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Cuban singer says sanctioned for bold lyrics

Posted on Monday, 09.16.13

Cuban singer says sanctioned for bold lyrics
BY PETER ORSI
ASSOCIATED PRESS

HAVANA — A well-known Cuban singer said Monday he has been punished for
going off message at a nationally televised concert last week, when he
called for direct presidential elections and more freedom of information.

In a note published on the Facebook page of his jazz-fusion combo,
Interactivo, Robertico Carcasses said he was summoned by the Culture
Ministry the following day and told he was barred indefinitely from
performing at state-run music venues.

“That is, by being opportunistic I had hurt myself with my performance,
given that I live and support my family mostly through shows in such
places,” Carcasses wrote.

Reached by phone earlier Monday, he declined to answer questions and
said the upcoming Facebook post would contain everything he intended to
say publically about the matter.

The offending performance came during a Thursday night concert organized
to demand the return of the “Cuban Five” — intelligence agents sentenced
to long prison terms in the United States.

Featuring an all-star lineup of Cuban musicians, held outside the U.S.
diplomatic mission in Havana and beamed to televisions across the
island, it was as much a national rally as a musical show.

Carcasses, 41, set tongues wagging in the capital with his improvised
lyrics, in which he also complained about the difficulty of buying a car
and suggested that different viewpoints from the likes of dissidents
should be tolerated.

Other lines about bringing the Cuban Five home and urging Washington to
lift its 51-year-old economic and financial embargo apparently weren’t
enough.

“I was also told I had betrayed the relatives who went there to mourn
their children and fathers who are behind bars, that my ideas had
nothing to do with the objective of that politico-cultural activity and
my words only benefited the enemy,” Carcasses wrote.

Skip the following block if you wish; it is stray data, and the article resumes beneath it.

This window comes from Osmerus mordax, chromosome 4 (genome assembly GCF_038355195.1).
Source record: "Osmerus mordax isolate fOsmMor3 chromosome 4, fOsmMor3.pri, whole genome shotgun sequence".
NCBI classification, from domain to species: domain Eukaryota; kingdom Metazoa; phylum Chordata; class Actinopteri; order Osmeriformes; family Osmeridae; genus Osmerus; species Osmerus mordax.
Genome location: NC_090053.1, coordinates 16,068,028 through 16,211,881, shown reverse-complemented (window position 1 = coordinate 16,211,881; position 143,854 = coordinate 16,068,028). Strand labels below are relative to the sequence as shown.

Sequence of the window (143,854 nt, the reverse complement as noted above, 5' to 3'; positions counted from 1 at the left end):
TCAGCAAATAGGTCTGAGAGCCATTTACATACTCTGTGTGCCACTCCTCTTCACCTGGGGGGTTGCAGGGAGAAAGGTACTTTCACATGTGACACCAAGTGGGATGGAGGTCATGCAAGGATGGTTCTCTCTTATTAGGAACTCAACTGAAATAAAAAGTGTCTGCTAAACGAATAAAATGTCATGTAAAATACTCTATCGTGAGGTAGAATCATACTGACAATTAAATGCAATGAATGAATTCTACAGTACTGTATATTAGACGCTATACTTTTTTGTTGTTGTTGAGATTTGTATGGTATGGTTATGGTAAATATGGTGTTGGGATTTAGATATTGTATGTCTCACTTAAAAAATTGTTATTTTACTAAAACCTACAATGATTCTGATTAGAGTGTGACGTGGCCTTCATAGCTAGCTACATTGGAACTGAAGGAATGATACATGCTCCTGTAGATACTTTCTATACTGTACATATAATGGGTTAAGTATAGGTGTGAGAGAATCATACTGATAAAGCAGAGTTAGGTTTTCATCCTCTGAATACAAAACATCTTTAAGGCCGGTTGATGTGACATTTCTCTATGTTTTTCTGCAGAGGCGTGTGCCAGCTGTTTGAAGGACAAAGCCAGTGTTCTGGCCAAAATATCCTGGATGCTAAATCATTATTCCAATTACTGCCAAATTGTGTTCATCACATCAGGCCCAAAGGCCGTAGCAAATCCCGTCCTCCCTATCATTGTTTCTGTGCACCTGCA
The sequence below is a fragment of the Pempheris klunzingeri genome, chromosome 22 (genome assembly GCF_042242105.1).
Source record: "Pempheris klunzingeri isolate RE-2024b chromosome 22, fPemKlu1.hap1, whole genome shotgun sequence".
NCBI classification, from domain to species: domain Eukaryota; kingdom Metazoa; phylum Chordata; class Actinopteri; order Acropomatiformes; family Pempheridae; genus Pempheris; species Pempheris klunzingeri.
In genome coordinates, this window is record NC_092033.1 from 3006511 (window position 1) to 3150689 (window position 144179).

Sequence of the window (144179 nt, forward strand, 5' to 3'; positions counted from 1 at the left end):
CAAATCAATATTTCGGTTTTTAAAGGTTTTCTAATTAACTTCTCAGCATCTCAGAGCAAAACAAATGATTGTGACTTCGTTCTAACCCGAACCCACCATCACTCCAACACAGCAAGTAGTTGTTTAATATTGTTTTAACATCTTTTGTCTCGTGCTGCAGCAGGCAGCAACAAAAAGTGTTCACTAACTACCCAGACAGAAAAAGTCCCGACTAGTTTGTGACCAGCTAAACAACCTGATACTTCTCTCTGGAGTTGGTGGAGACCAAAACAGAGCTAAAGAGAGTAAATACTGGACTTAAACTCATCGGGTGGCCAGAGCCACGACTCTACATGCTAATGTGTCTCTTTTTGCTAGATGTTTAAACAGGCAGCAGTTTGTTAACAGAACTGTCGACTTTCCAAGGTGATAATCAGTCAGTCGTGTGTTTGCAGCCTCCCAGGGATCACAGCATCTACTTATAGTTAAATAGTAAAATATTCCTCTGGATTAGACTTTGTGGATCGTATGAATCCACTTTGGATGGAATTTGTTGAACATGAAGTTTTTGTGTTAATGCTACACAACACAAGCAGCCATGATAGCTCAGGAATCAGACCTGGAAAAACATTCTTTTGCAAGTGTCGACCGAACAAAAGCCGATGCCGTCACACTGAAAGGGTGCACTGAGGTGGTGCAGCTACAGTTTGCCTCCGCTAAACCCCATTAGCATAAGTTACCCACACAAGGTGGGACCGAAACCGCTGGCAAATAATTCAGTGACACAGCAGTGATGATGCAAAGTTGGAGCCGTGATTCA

Cuban artists and intellectuals have a long track record of testing the
limits of Fidel Castro’s famous 1961 words about what constitutes
acceptable criticism: “Within the Revolution, everything; outside the
Revolution, nothing.”

Musical giants like Pablo Milanes and Silvio Rodriguez have made similar
or even more pointed comments about respecting dissidents’ right to free
expression, though perhaps not in such a high-profile forum.

In April, Roberto Zurbano, a leading cultural official, was demoted
after he wrote an opinion piece for The New York Times that criticized
“blatant racism” on the island. However, Zurbano refused to speculate on
whether there was a direct link, and complained about the newspaper’s
translation and editing of his copy.

Raul Castro, who assumed the presidency from his older brother in 2006,
has invited Cubans to debate his economic and social reforms and said
unpopular opinions will not be punished.

Carcasses expressed regret at dragging his band mates into a difficult
situation not of their making, over opinions that they may or may not
share. He also apologized to the families of the Cuban Five if they took
offense.

But he stood behind his comments, saying voting directly for president
would not hurt Cuba’s Communist political system, only make people feel
better represented.

“The more I watch the video and reread what I said, I don’t see why my
ideas can’t be reconciled with the Cuban Revolution,” he said. “If we
are trying to improve our system it takes the courage to risk saying
what we think.”

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